But Really Though Reads- The Golden Compass by Philip Pullman

Have you read a book as an adult that you wish you had read as a child? The Golden Compass made me envious of anyone under 12 picking it up for the first time. I distinctly remember wanting to see the movie after seeing the preview in theaters but luckily, from the looks of its 42% on Rotten Tomatoes, I never did.

Oddly enough, after loving that preview this bookworm never picked up the trilogy. I must have written it off as a children’s series in my HS days and stuck to rereading the Harry Potter series until the books began falling apart. I honestly never thought about the series again.

Recently Brenton and I were in one of our favorite bookstores and he picked up the first book. The moment he finished the book he looked at me and asked if we could go buy him the next one; it was a book emergency. The next day we bought him the rest of the series. Once we got him settled in the second book I decided to pick up the first one to see how valid his book emergency was.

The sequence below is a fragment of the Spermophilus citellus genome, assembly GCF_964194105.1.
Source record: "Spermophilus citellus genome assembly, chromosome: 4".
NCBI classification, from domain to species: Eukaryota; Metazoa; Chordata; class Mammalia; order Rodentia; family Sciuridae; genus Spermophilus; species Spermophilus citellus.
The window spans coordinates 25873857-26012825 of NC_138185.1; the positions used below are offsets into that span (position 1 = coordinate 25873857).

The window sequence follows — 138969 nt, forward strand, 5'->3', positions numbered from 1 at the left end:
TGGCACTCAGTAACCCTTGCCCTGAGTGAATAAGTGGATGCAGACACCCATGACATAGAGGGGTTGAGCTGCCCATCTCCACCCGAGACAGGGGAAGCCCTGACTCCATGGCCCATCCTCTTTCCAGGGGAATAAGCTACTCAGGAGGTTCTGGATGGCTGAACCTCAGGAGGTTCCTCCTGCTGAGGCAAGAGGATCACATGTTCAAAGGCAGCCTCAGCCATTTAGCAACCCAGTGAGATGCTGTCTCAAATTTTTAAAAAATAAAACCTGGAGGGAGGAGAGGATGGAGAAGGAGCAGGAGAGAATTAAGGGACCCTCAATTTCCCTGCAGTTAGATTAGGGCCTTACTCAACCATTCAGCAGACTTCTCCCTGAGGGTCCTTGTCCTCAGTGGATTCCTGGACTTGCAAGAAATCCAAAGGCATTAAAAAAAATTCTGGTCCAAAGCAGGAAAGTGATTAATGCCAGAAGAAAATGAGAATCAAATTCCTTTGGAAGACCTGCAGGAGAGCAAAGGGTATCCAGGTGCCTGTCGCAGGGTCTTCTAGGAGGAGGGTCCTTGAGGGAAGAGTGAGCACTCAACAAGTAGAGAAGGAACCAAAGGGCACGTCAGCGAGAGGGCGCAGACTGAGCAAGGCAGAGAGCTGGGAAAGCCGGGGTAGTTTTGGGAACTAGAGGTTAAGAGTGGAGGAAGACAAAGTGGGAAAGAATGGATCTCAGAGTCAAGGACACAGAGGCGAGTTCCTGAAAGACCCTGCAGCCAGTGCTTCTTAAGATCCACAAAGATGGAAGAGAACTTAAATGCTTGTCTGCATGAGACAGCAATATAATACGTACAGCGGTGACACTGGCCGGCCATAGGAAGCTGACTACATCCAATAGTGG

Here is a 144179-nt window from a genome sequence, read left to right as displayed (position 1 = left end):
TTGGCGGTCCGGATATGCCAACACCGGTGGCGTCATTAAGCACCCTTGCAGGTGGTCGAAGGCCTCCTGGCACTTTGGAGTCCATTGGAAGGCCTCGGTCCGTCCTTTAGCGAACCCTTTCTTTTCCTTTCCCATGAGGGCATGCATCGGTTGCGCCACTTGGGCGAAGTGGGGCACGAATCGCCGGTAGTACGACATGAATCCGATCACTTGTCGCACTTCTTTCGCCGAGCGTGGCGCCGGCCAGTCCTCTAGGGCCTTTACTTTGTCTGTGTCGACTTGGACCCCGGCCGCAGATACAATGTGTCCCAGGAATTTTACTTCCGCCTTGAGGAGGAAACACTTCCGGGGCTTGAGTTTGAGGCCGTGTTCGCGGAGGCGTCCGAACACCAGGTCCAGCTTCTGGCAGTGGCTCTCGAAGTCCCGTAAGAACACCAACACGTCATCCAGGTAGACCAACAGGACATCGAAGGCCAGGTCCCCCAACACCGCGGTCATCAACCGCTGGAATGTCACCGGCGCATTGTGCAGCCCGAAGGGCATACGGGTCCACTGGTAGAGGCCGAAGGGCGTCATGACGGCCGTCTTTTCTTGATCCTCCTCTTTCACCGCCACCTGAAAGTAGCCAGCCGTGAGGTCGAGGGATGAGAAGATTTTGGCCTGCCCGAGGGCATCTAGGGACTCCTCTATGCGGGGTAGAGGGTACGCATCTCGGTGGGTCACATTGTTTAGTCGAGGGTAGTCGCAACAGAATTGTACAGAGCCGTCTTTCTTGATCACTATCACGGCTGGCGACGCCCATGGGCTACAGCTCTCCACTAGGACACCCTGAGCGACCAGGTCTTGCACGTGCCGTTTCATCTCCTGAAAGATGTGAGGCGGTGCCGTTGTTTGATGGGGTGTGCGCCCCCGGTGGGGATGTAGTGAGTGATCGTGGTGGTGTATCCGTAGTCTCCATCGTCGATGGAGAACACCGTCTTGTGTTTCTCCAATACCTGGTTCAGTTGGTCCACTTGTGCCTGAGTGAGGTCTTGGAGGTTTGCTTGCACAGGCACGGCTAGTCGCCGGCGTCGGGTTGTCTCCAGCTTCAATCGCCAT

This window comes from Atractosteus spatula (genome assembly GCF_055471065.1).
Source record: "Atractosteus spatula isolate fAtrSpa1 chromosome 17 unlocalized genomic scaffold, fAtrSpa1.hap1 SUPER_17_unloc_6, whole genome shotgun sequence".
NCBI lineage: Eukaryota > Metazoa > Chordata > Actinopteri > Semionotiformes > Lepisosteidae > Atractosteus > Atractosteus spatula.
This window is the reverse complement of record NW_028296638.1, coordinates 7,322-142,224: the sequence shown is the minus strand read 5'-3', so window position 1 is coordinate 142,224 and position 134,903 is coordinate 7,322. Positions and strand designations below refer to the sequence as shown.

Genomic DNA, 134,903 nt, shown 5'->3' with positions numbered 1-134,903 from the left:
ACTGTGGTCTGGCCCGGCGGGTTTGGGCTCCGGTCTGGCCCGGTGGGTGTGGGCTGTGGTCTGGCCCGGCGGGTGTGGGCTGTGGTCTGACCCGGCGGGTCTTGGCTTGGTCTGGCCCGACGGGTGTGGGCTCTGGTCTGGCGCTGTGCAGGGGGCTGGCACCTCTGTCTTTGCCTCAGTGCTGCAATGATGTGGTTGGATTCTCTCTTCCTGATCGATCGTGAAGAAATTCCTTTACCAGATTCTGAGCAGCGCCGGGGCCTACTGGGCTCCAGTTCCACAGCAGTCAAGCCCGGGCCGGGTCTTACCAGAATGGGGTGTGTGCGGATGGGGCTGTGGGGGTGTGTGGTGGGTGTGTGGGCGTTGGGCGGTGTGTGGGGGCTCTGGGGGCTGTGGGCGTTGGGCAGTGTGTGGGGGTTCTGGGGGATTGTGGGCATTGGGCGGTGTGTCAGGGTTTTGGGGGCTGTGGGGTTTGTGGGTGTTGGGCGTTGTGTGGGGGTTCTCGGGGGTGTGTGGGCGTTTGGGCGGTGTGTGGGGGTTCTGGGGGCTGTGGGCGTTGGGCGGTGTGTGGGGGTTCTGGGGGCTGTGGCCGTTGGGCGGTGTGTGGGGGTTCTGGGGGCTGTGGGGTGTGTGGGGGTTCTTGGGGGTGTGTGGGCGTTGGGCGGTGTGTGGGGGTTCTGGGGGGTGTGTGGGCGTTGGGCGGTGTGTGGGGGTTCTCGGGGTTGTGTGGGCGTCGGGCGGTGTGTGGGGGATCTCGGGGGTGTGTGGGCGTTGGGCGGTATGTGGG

IT WAS VERY VALID.

I’ve had friends refer to the trilogy as the atheist kid’s Narnia or a girl centric Harry Potter but after reading the first book I think what makes it special is that the first novel is a girls journey to independence. Harry and Lucy et al survive with the help of their friends and family. For Lyra, our heroine, all she can trust is herself and her daemon (physical form of soul/conscience), Pantamilion.

Another factor that differentiates this series from others is that there is an immediate rejection of the church and religion. Lyra learns rather quickly that almost everyone under the guise of being part of the church has an ulterior motive. Lyra has a fairly accurate bullshit meter from the beginning of the novel and it only gets stronger as she acquires more skills and tools throughout her semi-solo travels.

A fault of the series is that it is a novel about a wild girl that was obviously written by a man. The way Lyra rejects all things feminine is written as a differentiator instead of a casual personality trait. It comes off tone deaf in our current culture. 

In an attempt to not give anything else away, and also because I immediately want to start book two after finishing this one, I am going to wrap this up here. Sound off in the comments if you have read the series and what your thoughts are! I’ll be back with feedback on the rest of the series soon.

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